The £105m education shortfall – behind the headlines…

The head honcho of the Department of Education says there is a rather big hole in the education budget, from the BBC:

Derek Baker, the department’s permanent secretary and the man in charge of the department in the absence of a minister.

Mr Baker said that the department had £24m less in cash than last year, but rising costs meant pressures of £105m.

He said the funding pressure was mainly due to rising pay, special educational needs and maintenance costs.

Mr Baker said that the department had spent “every penny” of its £1.9bn budget in 2016/17.

Government departments looking for more money is not exactly front-page news, but like most things in Northern Ireland when you look into it it is not quite as simple as it first seems.

Writing in the Irish News the other week Newton Emerson highlights the fact that for every £5,009 spent per pupil per year in NI a further £2,468 is spent on administration. This compares to only £1184 spent on administration per pupil in England. It may be a crazy idea but could we not reduce the admin budget and give more money to the actual schools?

Newton references a report by the Children’s Commissioner which also highlights the large admin costs.

Across the UK, the amount spent in total on education per child is £7,477 in Northern Ireland, £7,099 in England, £7.772 in Wales and £9,831 in Scotland.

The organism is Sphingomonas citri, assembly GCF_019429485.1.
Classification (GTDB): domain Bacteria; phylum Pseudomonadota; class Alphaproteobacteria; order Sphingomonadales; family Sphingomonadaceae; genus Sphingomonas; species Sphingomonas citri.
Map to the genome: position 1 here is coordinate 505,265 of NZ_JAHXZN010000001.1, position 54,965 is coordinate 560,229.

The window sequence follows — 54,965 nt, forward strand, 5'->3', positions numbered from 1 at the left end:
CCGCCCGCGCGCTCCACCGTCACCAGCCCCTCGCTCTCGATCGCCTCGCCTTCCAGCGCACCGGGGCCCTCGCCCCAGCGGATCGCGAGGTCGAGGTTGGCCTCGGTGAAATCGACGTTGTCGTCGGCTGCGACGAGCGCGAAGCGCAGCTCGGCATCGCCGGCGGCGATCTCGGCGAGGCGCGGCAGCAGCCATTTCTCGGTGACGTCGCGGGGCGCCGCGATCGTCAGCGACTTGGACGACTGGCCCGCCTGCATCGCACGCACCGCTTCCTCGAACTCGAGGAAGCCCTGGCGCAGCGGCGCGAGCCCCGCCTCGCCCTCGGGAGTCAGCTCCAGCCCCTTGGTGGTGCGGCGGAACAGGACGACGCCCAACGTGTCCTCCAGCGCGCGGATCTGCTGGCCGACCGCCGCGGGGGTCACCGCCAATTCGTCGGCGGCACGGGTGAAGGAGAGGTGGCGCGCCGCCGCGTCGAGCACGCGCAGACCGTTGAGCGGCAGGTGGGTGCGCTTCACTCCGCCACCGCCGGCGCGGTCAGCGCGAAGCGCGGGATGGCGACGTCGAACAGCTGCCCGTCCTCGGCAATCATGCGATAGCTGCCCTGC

Scotland has poured a lot more money into schooling but, on the face of it, NI holds up OK. However, there is a significant disparity. While the total budget per child in NI is similar to England and Wales, the percentage of this budget that makes its way to schools is much different. In England it is 83%, in Wales it is 84% – but here it is 67%.

So, the amount spent on schooling per child in the four nations is £5,915 in England, £6,565 in Wales, £7,305 in Scotland – and £5,009 in Northern Ireland. This is the outworking of the inefficiencies in Northern Ireland’s education system.

The shortfall seen here is largely allocated to two other budgetary areas: “Subsidiary services to education” and “Education n.e.c.” (meaning not elsewhere classified).

Per the report, subsidiary services means “home to school transport; school meals and milk; schools development services; pupil support (special schools and other education services); and other Education Authority centre services” while the not elsewhere classified spending is a catch all that includes administrative costs and also applies to “special schools; Non-Departmental Public Bodies (e.g. Education Authority, CCEA, CCMS, GTCNI, CnaG, NICIE, Middletown); capital (minor works, major works, special schools); departmental costs; and grants for education services”.

It would be ignorant not to recognise that a lot of this spending is likely to be extremely valuable and ultimately to the benefit of education of children in Northern Ireland, but the sheer disparity with other regions in the UK means scepticism is natural, especially when there are so many holes in budgets for schools.